This year has been a strange year when it comes to future-proofing any business.
After the initial ‘stop the presses’ reaction when restrictions first hit, businesses have been enthusiastically dipping their toes back into the ad space, searching for what’s been dubbed ‘the new normal’.
Yet, even though brand marketers are keen to keep creating, complicated social distancing regulations, public liability issues and border closures have meant that businesses are nowhere near ‘normal’.
So how to negotiate content creation during a pandemic?
The most overused word of the year is perhaps the aptest in this regard: pivot.
Content marketing, broadcast and out-of-home advertising, as well as other visual materials, can still be made during a lockdown, it just needs to be made a little differently than before.
Here are five ways Australian businesses are continuing to create content in 2020.
One of the easiest ways to get around border control and social distancing is to remove it entirely from the equation.
Businesses that once leant heavily on live action capture to create TVCs and social content are now looking to 2D and 3D animation.
Animation is produced wholly online. Teams can collaborate remotely, solo operators can be engaged from afar, and a variety of animation specialist agencies have upped their capacity to deal with the increase in demand.
Many businesses have had to develop a brand style or animated language to create a sense of cohesion and consistency, but investment is bearing fruit as customers become used to associating brands with a particular style.
2. Cinemographs and animated static motion
Animation created from static images is a process that has been around for some time, but its popularity has grown in recent years, owing to its fast turnaround time and associated cost efficiencies.
Motionless event, e-commerce or travel photography can be quickly turned into moving images that increase interest and engagement and increase sales.
They have a wide variety of applications, including social media and corporate presentations, as well as digital signage and websites.
Cinemographs are also a great way to refresh or update old content, extending the life and bettering the original return on their investment.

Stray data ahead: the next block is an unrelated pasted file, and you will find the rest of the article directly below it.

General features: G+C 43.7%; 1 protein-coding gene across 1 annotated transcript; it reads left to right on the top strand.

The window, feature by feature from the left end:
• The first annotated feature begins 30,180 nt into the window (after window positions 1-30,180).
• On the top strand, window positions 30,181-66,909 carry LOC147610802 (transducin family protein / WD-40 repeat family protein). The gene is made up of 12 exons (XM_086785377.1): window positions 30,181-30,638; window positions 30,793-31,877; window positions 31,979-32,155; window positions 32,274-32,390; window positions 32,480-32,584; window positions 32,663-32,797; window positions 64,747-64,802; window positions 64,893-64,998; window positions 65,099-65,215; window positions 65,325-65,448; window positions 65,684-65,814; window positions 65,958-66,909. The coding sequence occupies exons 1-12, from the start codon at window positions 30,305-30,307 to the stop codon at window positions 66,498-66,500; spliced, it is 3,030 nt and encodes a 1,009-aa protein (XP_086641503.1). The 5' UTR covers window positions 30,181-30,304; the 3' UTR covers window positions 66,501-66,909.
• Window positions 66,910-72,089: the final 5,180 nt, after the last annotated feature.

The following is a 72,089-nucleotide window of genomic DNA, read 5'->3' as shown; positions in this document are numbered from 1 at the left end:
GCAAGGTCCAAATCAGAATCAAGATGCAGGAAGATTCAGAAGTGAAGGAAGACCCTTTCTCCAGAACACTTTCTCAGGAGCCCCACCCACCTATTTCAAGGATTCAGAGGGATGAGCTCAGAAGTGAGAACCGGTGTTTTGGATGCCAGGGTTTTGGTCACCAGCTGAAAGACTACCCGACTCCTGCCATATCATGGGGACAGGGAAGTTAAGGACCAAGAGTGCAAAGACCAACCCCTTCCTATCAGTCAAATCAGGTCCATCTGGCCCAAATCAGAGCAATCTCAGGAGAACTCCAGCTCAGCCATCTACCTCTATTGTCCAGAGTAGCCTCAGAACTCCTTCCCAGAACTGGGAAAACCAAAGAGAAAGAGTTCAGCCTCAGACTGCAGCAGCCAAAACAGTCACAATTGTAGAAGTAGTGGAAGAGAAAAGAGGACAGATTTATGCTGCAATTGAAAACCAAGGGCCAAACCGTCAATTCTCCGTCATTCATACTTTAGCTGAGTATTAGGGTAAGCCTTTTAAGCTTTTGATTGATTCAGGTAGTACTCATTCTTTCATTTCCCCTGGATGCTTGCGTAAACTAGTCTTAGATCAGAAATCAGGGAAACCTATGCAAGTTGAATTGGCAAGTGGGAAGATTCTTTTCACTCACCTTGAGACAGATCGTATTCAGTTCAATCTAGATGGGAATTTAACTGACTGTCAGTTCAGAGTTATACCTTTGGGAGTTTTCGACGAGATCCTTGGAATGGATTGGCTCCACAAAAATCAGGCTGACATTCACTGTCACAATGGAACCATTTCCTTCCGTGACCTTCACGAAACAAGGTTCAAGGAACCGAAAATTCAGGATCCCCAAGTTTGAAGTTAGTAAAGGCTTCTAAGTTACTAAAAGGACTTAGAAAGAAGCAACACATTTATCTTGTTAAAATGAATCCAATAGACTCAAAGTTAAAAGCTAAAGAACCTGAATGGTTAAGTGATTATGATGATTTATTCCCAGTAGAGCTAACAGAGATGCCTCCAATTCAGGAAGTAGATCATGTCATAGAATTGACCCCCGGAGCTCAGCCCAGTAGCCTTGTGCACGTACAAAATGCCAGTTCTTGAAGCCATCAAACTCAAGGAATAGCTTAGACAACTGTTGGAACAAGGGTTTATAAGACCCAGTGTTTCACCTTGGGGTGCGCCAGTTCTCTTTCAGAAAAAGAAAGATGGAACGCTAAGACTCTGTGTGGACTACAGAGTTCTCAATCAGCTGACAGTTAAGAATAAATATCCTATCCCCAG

3. Live-streaming and webinars
The event sector took a huge hit when social distancing restrictions effectively put an end to every PR company’s plans to activate this year.
Music venues closed, conferences faltered and big trade shows had to find a new way to bring 100,000 people together to talk about shoes, watches or any other product niche you can imagine.
Live-streaming and webinars have experienced a sharp rise in popularity owing to their flexibility and cost-effectiveness at being able to bring an inordinate amount of people together online.
Everything from cook-a-longs and corporate AGMs, to fitness brand activations and citizenship ceremonies, are now streamed digitally using professional live-streaming and webinar services.
And, we not talking Zoom, Google Meet or Microsoft Teams here.
4. Small crew production
TVCs have notoriously encompassed large crews often baring remarkable resemblance to the set of Hollywood blockbusters.
But like Hollywood films, many of the big budget TVCs operators have had to rethink how they work with their clients in order to maintain social distancing and minimise transference as well as swerve the associated legal liabilities.
Small crew productions have been one way that content production houses have looked to keep making, using two or three man crews to create simpler (none the less creative) executions for the ad industry.
Clients and non-essential personnel can even remotely dial-in to set using dedicated, secure software.
Just when you thought you might not hear the word influencer for a while, social distancing made it more advantageous than ever for companies to experiment (or continue to dally with) influencer marketing.
Content creators that can shoot and edit their own content for commercial use have been kept busy during the pandemic.
But it’s not just social influencers that have seen a boost. User-generated content sourced from the internet has also been used to great effect.
Whether it be content recorded on smartphones or licensed for commercial use through YouTube, content from the general public is finding its way back into content marketing language.
Not only does this type of capture alleviate the need for crew and acting talent, but it also helps build a sense of connection and authenticity between the brand and the viewer.
And this is something everybody is looking to find in 2020.